STATE — General Assembly Speaker Sheila Oliver will compete with two congressmen — Reps. Frank Pallone and Rush Holt — for the Democratic nomination for U.S. Senate in the August 13th special primary election.
On the Republican side, former Bogota Mayor Steve Lonegan submitted more than 7,000 petition signatures while Piscataway medical doctor Alieta Eck turned in petitions bearing 2,326 signatures.
Taxpayers will spend $24 million on two special elections to fill the U.S. Senate seat vacated with the death of Sen. Frank Lautenberg because Republican Gov. Chris Christie refused to hold votting for the post on the same day his name appears on the ballot.
According to a new Rutgers-Eagleton Poll, just 12 percent of New Jersey voters agreed with Christie’s decision to hold separate elections when informed of the $24 million cost while more than three-quarters believe Gov. Chris Christie made a bad call.
Oliver served on the East Orange Board of Education from 1994-2000 and she was an Essex County freeholder from 1996-1999. Since 2004, she has represented the 34th Legislative District in the Assembly.
Pallone, Jr. has represented New Jersey in Congress since 1988. In 1983, he defeated incumbent Republican State Senator Brian T. Kennedy to secure a seat in the state Senate.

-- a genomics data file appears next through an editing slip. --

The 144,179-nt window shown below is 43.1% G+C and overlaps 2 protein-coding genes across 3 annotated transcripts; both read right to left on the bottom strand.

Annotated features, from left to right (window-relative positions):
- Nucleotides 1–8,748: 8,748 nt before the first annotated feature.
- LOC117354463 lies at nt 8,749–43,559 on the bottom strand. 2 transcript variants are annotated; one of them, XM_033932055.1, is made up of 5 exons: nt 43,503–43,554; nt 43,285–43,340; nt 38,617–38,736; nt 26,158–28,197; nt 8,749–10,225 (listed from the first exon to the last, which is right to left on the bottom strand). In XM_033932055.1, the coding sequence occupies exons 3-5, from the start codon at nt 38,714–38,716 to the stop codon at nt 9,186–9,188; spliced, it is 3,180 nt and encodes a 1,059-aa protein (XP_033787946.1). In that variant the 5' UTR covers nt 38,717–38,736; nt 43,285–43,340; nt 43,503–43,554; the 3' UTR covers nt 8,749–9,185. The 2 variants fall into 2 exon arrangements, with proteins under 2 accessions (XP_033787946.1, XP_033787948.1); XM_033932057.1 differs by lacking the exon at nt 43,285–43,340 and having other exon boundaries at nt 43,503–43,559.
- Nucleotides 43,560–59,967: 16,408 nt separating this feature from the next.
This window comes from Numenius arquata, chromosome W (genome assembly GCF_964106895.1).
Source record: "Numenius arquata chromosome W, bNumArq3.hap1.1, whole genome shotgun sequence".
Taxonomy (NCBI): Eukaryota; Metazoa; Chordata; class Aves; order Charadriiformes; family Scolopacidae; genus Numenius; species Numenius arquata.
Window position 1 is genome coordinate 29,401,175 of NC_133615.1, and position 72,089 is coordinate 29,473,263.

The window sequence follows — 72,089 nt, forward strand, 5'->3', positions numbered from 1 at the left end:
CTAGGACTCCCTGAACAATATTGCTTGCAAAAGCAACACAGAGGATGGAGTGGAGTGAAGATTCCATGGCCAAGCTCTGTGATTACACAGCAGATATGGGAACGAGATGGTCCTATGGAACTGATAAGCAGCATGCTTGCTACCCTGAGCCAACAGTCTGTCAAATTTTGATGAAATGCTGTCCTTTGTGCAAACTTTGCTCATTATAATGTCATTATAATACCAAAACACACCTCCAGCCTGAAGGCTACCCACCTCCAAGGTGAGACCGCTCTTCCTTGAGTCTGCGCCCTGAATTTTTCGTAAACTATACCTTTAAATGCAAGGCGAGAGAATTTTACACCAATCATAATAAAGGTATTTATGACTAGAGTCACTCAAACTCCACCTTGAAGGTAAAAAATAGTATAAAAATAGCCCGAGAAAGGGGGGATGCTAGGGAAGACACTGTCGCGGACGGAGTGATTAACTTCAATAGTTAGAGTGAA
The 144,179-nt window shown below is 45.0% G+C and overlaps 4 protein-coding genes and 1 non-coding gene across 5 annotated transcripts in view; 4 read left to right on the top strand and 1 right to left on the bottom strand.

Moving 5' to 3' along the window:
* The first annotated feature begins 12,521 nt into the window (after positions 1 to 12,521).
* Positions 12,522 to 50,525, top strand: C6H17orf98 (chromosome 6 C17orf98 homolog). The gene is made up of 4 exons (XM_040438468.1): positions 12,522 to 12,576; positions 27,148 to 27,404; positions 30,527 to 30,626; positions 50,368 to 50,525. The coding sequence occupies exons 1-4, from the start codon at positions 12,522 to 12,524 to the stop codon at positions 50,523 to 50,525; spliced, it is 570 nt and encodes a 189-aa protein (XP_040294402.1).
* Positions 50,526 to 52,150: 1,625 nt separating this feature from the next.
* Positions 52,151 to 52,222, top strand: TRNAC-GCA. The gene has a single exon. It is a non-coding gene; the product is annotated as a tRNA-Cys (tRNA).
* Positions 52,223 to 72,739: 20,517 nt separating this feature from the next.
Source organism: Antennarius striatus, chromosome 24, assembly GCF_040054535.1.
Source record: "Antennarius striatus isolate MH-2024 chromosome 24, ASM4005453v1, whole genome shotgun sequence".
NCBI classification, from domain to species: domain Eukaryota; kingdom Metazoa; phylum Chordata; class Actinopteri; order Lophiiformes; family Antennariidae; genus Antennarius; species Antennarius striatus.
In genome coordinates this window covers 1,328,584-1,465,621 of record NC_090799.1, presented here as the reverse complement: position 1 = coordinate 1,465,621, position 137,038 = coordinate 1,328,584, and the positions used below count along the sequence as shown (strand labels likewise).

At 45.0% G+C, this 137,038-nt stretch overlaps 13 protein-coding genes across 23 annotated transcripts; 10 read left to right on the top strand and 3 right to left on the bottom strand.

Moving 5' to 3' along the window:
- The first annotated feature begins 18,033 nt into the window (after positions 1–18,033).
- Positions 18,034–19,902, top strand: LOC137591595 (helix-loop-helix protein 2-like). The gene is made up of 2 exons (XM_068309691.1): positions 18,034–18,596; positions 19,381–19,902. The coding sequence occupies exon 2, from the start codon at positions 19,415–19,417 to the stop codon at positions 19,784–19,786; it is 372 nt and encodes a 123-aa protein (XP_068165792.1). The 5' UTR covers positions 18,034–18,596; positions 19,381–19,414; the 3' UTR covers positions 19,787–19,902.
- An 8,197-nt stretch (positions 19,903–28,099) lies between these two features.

Somerset County Democratic Chairwoman Peg Schaffer filed an emergency lawsuit with the state Superior Court Appellate Division to stop the special election called by Christie, arguing the giant waste of money is also an attempt to deprive voters of their franchise.
Holt is a former professor at the Plasma Physics Laboratory in Princeton University, and from 1987 to 1989, he headed the Nuclear and Scientific Division of the Office of Strategic Forces at the U.S. Department of State.
Lonegan was mayor of Bogota, from 1995–2007, a candidate for the Republican nomination for Governor of New Jersey in 2005 and 2009; and the director of the New Jersey chapter of Americans for Prosperity, the arch-conservative group funded by the Koch brothers.
Eck is a former president of the Association of American Physicians and Surgeons (AAPS), a conservative non-profit founded in 1943 to “fight socialized medicine” after the Wagner-Murray-Dingell Bill proposed to add health insurance to the Social Security system. As if to underscore the fact that political and scientific viewpoints of AAPS are considered extreme or dubious by other medical groups, Eck has been endorsed by the Bayshore Tea Party organization.
Christie appointed his state Attorney General, Jeff Chiesa, as New Jersey’s U.S. Senator and he will serve until a successor is chosen by the voters. The person elected will presumably run for a full, six year term in 2014.
Also in the race is Newark Mayor Cory Booker — who attempted to distance himself from his neo-liberal economic policies and Republican-friendly politics by criticizing Gov. Chris Christie over the weekend. Now that he has to appeal to Democrats, Booker is saying that he disagrees with his YouTube co-star on such issues as global warming, same-sex marriage, cuts to public health clinics and the Earned Income Tax Credit for low-income families, among other things.
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